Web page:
Potting soil is a great way to help your plants thrive. If the plants are destined for the garden, you might want to start them in a pot while waiting for the right weather to transplant them. Or you might have a selection of container plants for outdoors, too! In each case, it’s important to provide soil suited for their growth and health.
But not all potting soil is created equal because not all plants are created equal. These mixes meet the needs of different types of plants.
What’s the purpose of having potting soil at all, though? And how do you go about choosing the right one for your plants?
What It Offers
Potting soil offers three important qualities to help plants grow strong and healthy. The exact makeup depends on the type of soil, but they all satisfy these needs.
First, potting soil helps maintain moisture in the soil. Some of its components are absorbent. This makes it easy for the roots to get what they need. Certain plants thrive in sandy soil because it’s drier while others need something that holds more moisture.
Also, it provides drainage. These first two points may seem contradictory, but you don’t want the roots sitting in too much water. Good potting soil lets enough water be absorbed while allowing the excess to escape.
The roots also get the surface they need to hang onto. They need to hold up the whole plant, so a firm foundation is essential. Again, the exact needs vary by plant, but the potting soil becomes their anchor in the ground.
Finally, some – but not all – potting soils also contain fertilizers. This helps give a boost to the plant’s growth and makes sure they have the proper nutrients.
What’s In It
Ok, the surprise ingredient that’s sometimes in potting soil is… soil! Yes, you’ve read that correctly. Not all potting “soil” contains actual soil. And it’s not a case of trying to make things cheaper with fake ingredients, either!
The problem with soil is that it comes from the ground. Because of that, it could be contaminated through pollution – or with plant diseases from plants that previously grew in it.
Since “real” soil contains organic elements, it also breaks down over time. Basically, it has an expiration date.
Finally, real soil easily becomes compacted. That’s why it’s so important to aerate your lawn and turn over the soil in your garden, as well.
The most common soil is peat moss. It’s great at holding moisture, although sometimes it may seem dry when you buy it. In that case, soak it (the entire bag) in a bucket of water or another receptacle overnight. This will loosen it up and restore its absorbency.
As a further note, “potting soil” may contain soil. “Potting mix” does not contain soil.
Pine bark also helps hold moisture. It also provides a little bit of space for air and helps keep the soil from getting compacted. It doesn’t offer any nutritional value for plants, but it still has its place!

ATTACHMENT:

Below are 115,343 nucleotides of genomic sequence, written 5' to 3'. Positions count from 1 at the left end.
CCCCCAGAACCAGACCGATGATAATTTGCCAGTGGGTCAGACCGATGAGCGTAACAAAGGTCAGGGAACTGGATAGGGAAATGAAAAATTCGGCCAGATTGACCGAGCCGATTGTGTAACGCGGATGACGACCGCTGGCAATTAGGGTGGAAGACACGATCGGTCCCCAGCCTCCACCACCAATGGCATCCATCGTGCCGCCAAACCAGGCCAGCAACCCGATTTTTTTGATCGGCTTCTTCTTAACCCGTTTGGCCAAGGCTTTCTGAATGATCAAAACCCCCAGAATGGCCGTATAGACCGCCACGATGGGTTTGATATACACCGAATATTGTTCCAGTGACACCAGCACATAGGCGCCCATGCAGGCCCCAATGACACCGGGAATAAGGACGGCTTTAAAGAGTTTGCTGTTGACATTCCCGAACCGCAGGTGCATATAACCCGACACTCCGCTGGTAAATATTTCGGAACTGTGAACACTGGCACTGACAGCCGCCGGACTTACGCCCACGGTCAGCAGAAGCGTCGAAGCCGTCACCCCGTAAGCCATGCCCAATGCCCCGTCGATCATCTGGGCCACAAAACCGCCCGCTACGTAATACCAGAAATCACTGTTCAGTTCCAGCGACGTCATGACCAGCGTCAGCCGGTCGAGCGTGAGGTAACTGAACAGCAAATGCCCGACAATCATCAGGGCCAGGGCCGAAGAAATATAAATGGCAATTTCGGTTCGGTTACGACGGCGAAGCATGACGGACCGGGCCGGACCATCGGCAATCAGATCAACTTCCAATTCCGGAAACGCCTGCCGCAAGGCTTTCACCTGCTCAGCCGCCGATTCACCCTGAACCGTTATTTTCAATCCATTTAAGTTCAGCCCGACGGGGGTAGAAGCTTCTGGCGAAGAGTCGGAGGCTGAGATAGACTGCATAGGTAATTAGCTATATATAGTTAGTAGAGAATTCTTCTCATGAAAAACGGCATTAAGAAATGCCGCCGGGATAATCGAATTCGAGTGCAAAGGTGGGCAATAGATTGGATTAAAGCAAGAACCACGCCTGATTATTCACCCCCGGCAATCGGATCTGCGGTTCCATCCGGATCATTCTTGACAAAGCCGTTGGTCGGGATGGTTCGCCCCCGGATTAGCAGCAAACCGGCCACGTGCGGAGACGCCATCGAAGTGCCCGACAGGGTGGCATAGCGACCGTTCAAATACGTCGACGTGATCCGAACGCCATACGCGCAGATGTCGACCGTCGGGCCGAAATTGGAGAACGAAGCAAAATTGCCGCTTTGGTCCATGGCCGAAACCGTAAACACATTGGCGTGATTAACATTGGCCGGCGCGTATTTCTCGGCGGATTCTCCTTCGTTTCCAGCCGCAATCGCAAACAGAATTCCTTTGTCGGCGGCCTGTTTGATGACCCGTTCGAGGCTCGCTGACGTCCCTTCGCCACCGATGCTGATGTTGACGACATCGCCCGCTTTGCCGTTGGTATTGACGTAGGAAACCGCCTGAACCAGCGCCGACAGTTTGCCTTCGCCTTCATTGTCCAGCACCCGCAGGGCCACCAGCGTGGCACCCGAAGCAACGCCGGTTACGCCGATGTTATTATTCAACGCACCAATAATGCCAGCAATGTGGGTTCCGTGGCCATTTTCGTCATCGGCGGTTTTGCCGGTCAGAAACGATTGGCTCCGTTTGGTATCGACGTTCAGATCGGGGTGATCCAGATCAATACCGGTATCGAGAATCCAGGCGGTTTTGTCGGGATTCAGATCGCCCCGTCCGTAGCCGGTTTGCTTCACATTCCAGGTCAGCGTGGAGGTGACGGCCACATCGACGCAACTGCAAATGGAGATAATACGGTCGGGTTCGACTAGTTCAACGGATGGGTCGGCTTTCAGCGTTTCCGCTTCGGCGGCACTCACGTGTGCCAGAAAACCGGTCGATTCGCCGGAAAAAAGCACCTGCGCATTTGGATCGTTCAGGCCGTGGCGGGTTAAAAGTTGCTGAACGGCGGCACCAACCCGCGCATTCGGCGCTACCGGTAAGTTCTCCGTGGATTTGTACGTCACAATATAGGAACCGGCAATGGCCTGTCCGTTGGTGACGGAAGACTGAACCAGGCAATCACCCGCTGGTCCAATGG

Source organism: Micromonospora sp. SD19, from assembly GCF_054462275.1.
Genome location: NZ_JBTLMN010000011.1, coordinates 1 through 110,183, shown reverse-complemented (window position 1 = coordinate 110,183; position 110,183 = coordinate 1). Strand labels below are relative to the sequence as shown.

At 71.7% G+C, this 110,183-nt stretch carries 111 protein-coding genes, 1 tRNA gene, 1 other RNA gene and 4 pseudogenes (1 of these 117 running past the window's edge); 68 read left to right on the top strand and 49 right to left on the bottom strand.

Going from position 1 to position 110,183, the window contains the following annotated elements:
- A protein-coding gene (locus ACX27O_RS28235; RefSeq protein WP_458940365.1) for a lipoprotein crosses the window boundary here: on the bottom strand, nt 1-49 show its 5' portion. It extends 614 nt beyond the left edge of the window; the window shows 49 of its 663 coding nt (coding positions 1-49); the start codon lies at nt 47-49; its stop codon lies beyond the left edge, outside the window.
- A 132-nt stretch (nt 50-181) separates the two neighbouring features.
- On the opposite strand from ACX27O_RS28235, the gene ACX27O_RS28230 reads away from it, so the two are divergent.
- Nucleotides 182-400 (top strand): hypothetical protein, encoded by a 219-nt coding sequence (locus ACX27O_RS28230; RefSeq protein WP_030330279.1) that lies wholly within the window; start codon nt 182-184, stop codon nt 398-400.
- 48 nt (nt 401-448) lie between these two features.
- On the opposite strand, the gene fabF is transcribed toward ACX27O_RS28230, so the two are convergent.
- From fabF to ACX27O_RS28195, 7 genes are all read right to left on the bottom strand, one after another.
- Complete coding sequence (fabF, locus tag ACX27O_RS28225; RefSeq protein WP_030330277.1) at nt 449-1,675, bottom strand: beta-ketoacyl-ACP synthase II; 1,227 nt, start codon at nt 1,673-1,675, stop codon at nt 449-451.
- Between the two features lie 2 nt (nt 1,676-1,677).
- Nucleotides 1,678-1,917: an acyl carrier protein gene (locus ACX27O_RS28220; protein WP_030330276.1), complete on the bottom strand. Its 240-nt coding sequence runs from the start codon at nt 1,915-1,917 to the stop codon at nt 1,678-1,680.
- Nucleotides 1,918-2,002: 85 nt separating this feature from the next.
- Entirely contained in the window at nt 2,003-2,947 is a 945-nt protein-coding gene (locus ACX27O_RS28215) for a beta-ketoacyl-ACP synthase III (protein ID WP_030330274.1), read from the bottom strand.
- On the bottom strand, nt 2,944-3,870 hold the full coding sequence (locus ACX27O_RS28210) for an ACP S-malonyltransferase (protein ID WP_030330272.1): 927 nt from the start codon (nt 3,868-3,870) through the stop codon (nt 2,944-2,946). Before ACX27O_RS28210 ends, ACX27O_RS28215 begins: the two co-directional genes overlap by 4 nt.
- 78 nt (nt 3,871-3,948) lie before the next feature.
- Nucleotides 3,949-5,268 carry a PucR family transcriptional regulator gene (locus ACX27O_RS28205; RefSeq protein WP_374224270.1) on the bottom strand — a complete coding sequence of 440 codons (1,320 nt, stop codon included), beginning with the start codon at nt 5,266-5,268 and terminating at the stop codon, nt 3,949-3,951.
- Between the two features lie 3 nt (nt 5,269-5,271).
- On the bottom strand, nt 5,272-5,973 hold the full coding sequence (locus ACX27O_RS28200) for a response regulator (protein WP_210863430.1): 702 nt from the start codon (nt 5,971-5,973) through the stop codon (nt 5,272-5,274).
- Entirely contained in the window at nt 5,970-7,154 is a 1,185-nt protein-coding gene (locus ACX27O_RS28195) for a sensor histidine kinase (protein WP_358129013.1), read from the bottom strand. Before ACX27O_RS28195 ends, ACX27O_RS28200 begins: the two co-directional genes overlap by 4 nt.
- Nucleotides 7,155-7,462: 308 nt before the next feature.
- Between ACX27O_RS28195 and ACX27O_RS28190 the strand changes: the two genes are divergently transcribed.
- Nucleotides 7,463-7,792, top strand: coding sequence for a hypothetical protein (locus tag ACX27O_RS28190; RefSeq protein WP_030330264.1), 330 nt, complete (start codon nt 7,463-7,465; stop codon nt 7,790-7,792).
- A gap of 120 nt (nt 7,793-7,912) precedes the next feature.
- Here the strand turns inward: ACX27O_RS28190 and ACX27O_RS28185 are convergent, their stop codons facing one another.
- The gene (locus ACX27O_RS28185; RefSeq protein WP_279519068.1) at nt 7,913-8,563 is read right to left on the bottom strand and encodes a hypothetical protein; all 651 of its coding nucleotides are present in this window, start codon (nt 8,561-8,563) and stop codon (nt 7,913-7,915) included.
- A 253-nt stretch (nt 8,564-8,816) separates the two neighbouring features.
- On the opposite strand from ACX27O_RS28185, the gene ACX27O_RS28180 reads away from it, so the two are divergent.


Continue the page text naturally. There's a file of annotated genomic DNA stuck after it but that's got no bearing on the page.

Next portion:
Sometimes coir – shredded coconut husk – makes a good substitute for pine bark.
Vermiculite and Perlite
These volcanic materials help keep your potting soil from getting compacted. That allows air and water to both flow more freely and helps roots grow strong as well. That’s their primary function – they don’t directly nourish the plant in any way.
Perlite absorbs fluoride, so if your local water supply is treated with this chemical, the fluoride level in the soil could build up over time. That can affect certain indoor plants negatively, although it’s not an issue for outdoor plants.
Sometimes styrofoam is used in place of perlite and vermiculite. But it has a couple of drawbacks for container plants. Over time, it will “float” to the surface. Also, it breaks down so slowly and isn’t good for the environment.
Many potting soils have added fertilizers to help your plants get a positive start. You might prefer to add fertilizer yourself, though, to have more control. Also, your plants will use up that initial dose quickly, so you still have to fertilize them, especially if they will stay potted.
Your Plant’s Needs
It’s important to remember that every type of plant has unique needs. Some want a high level of moisture in the soil; others thrive when it’s drier. Different mixes of fertilizer work better for some plants than others.
It’s always important to know what you’re planting and what conditions will serve it best. Do your research first! Learn about what you’re planting and all its particular needs so that you can enjoy the gardening experience.
Potting soil – even when it doesn’t contain soil – offers a great mix to help you start flowers for later transplanting and for plants that will stay potted. Many types are available; no single type suits all plants. The best thing to do is to decide what you’re going to plant, study its needs, and then make your choice!